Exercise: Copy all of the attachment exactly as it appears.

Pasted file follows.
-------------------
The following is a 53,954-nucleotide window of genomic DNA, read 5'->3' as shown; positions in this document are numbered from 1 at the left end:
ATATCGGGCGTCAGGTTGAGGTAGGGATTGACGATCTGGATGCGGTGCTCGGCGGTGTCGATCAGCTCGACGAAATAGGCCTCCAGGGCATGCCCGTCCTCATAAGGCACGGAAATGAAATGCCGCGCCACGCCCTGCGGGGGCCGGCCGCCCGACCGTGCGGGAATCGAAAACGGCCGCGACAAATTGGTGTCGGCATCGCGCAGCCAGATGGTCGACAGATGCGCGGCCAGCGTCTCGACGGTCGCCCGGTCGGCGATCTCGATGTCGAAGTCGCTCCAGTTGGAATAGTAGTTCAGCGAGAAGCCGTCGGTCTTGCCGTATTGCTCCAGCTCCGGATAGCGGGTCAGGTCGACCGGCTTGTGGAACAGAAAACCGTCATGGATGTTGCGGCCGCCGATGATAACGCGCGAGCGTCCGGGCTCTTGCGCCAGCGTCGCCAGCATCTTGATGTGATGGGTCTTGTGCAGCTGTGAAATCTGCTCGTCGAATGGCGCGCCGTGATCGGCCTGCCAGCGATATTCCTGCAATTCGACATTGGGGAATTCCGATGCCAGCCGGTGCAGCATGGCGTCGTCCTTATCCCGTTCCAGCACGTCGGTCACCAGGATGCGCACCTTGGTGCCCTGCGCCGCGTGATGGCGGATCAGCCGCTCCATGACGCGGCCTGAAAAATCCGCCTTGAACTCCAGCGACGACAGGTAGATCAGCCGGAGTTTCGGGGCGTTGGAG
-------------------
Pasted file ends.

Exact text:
The following is a 53,954-nucleotide window of genomic DNA, read 5'->3' as shown; positions in this document are numbered from 1 at the left end:
ATATCGGGCGTCAGGTTGAGGTAGGGATTGACGATCTGGATGCGGTGCTCGGCGGTGTCGATCAGCTCGACGAAATAGGCCTCCAGGGCATGCCCGTCCTCATAAGGCACGGAAATGAAATGCCGCGCCACGCCCTGCGGGGGCCGGCCGCCCGACCGTGCGGGAATCGAAAACGGCCGCGACAAATTGGTGTCGGCATCGCGCAGCCAGATGGTCGACAGATGCGCGGCCAGCGTCTCGACGGTCGCCCGGTCGGCGATCTCGATGTCGAAGTCGCTCCAGTTGGAATAGTAGTTCAGCGAGAAGCCGTCGGTCTTGCCGTATTGCTCCAGCTCCGGATAGCGGGTCAGGTCGACCGGCTTGTGGAACAGAAAACCGTCATGGATGTTGCGGCCGCCGATGATAACGCGCGAGCGTCCGGGCTCTTGCGCCAGCGTCGCCAGCATCTTGATGTGATGGGTCTTGTGCAGCTGTGAAATCTGCTCGTCGAATGGCGCGCCGTGATCGGCCTGCCAGCGATATTCCTGCAATTCGACATTGGGGAATTCCGATGCCAGCCGGTGCAGCATGGCGTCGTCCTTATCCCGTTCCAGCACGTCGGTCACCAGGATGCGCACCTTGGTGCCCTGCGCCGCGTGATGGCGGATCAGCCGCTCCATGACGCGGCCTGAAAAATCCGCCTTGAACTCCAGCGACGACAGGTAGATCAGCCGGAGTTTCGGGGCGTTGGAG